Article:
Luke 8:40-56, Key Verse: 50
Through Dr. Jason’s message last week, we witnessed Jesus’ divine power and authority being bestowed upon the demon-possessed man. We saw the love of God transform a lost soul into God’s son. And through this Christ-given love, Jesus restored one broken life. In the words of Dr. Jason, ‘we need faith to see that Jesus’ power and love protects us and restores us in every way. Today’s message is no different. We will see what Jesus can do when we just believe. My message has two parts.
Part I. Come by faith v.s 40-48
So far, we have seen Jesus getting bombarded everywhere he goes. From one town to another, he is constantly being met by a threat. From illnesses to demons, disabilities to death, Jesus has witnessed it all. And just after healing the demon-possessed man, Jesus returns back to Galilee in Capernaum where he was received by many, waiting for his arrival.
Look at verse 40, “Now when Jesus returned, a crowd welcomed him, for they were all expecting him.” It sounds like everyone wanted a piece of Jesus. When you start to hear that a man name Jesus is restoring many lives left and right suddenly you find yourself wanting a piece of the action. Restore my life! Heal me Jesus! Interestingly, wanting Jesus does not discriminate either. Anyone who is desperately in need of help will do anything to find a solution to their problem no matter if you are rich or poor, lowly, or important, when we have exhausted all of our resources and have nowhere else to go we find ourselves seeking one man and one man only. Jesus.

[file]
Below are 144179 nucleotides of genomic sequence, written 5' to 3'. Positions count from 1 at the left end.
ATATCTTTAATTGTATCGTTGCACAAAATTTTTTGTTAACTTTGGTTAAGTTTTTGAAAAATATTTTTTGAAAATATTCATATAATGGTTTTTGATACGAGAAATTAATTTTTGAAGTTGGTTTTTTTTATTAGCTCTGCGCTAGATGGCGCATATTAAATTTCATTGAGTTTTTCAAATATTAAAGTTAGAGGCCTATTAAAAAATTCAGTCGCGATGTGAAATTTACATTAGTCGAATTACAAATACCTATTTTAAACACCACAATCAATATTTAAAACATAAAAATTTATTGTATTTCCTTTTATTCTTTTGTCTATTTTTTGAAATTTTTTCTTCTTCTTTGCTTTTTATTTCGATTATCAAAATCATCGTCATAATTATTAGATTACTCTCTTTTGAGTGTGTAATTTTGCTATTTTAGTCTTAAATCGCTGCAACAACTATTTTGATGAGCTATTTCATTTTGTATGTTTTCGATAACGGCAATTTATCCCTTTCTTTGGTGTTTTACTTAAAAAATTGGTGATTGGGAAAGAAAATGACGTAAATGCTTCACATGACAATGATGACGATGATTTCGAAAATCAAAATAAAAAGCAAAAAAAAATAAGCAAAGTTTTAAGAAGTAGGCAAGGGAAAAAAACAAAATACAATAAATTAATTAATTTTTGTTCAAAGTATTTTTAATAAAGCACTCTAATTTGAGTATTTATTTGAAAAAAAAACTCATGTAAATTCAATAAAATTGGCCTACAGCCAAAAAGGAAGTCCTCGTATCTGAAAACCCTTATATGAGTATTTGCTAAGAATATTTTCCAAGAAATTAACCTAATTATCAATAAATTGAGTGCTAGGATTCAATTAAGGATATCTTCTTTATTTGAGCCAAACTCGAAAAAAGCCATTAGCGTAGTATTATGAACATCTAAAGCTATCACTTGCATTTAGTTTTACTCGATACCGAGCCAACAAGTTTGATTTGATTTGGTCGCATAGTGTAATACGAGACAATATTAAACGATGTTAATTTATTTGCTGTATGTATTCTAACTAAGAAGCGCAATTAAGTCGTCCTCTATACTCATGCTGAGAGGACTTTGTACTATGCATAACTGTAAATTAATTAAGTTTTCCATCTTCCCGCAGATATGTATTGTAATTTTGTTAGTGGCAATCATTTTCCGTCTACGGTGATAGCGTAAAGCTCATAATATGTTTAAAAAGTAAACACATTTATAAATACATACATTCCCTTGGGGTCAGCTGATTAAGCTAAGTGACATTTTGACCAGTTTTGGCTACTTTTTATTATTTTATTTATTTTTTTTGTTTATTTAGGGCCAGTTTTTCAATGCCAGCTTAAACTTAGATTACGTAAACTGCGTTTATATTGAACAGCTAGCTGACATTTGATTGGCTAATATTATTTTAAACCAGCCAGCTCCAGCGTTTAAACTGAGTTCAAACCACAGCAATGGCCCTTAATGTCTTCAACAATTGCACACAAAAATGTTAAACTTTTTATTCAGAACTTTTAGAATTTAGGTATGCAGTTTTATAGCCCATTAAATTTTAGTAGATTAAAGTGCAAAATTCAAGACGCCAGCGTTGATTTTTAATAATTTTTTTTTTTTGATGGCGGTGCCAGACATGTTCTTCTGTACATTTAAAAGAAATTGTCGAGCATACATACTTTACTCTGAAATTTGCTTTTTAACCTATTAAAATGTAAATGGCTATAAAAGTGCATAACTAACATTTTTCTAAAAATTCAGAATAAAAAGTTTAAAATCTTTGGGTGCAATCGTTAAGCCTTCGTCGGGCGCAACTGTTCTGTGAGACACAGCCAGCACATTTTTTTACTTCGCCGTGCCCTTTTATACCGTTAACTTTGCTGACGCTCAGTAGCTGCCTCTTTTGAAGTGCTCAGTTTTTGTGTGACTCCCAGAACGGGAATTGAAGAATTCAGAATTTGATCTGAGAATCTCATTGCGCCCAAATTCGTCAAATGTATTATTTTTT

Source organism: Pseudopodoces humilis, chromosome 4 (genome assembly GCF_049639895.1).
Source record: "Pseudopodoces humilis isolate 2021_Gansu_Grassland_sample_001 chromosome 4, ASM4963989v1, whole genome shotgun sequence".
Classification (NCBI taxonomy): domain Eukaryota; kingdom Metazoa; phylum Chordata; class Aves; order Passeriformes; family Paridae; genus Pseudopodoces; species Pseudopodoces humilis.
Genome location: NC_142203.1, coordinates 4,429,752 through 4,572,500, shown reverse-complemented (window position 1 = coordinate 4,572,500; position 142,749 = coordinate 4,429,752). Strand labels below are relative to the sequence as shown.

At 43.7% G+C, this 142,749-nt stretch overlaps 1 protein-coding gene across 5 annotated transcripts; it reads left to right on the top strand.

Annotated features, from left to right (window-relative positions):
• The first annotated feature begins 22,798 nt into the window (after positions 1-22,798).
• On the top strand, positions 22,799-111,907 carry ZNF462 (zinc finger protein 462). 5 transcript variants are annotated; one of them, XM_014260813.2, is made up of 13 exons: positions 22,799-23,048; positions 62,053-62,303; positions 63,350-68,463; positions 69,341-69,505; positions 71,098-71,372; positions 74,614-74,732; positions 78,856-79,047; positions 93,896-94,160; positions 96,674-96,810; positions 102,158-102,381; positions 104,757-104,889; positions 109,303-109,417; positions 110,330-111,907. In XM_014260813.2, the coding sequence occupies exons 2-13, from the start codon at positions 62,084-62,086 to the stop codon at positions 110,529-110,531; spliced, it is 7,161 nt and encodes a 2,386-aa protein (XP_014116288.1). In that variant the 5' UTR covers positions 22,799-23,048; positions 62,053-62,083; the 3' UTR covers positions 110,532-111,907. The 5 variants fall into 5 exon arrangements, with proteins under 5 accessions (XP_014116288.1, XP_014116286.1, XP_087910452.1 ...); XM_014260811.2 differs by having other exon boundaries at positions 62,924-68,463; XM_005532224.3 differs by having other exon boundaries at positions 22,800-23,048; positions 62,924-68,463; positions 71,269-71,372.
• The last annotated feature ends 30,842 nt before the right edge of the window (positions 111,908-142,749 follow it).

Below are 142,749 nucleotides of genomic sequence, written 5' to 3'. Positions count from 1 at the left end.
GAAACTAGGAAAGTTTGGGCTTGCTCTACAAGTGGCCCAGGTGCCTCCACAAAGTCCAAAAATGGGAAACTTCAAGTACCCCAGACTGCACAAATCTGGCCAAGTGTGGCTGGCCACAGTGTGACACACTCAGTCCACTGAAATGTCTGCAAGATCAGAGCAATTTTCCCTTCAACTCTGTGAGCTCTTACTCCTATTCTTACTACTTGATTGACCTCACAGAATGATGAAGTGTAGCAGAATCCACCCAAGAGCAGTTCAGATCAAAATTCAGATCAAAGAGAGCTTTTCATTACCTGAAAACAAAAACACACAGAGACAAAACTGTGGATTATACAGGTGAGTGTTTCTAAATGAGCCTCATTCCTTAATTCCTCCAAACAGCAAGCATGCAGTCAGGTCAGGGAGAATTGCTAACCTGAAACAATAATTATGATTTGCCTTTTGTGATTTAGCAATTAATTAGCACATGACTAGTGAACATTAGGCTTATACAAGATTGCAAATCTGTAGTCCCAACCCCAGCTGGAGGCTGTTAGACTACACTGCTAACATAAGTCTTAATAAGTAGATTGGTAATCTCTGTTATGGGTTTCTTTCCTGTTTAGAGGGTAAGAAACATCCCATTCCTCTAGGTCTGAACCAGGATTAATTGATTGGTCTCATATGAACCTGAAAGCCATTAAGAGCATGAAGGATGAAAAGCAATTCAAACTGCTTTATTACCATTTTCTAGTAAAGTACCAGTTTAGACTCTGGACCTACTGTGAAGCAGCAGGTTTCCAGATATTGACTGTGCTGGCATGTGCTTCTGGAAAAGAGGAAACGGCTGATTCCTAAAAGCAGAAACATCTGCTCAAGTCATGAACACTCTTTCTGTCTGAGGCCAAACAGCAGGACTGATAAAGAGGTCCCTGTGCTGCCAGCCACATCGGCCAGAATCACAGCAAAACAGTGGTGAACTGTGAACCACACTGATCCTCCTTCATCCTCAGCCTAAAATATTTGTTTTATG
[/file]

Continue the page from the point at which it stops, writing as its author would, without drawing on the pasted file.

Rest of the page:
Look at verse 41, “then a man named Jairus, a synagogue leader, came and fell at Jesus’ feet pleading with him to come to his house because his only daughter, a girl of about 12, was dying. For all the fathers out there, have you had a moment where you found yourself shielding or protecting your children from a threat to the point where you were willing to do anything to protect them? I could only imagine this is part of being a father. You see a threat to your children and you do anything you can to protect them and that is what we see in Jairus. So, what does Jairus, the synagogue leader do? He comes to Jesus.
The position of a synagogue leader is considered to be highly respected in society. This person is believed to be a rabbi, or a religious leader, who is entrusted to help the community with any problems. Therefore, people go to Jairus for answers. And yet, here is Jairus facing the ultimate crisis of his life, the threat of potentially losing his daughter. So, with no hesitation, he puts his job and reputation on the line by throwing himself down at Jesus’ feet.
Here, by coming to Jesus, Jairus was recognizing that Jesus can do something that great men cannot. You see, Jesus came to this earth to bring healing and life to a broken world. But in order to do that he had to confront the threats to us. For example, the threat of sin and evil inside of us that causes the self-centered and arrogance. The wars that we see around the world, and the shadow of disease, sickness, and death over us. As previously stated, Jesus is constantly confronting these threats throughout the book Luke.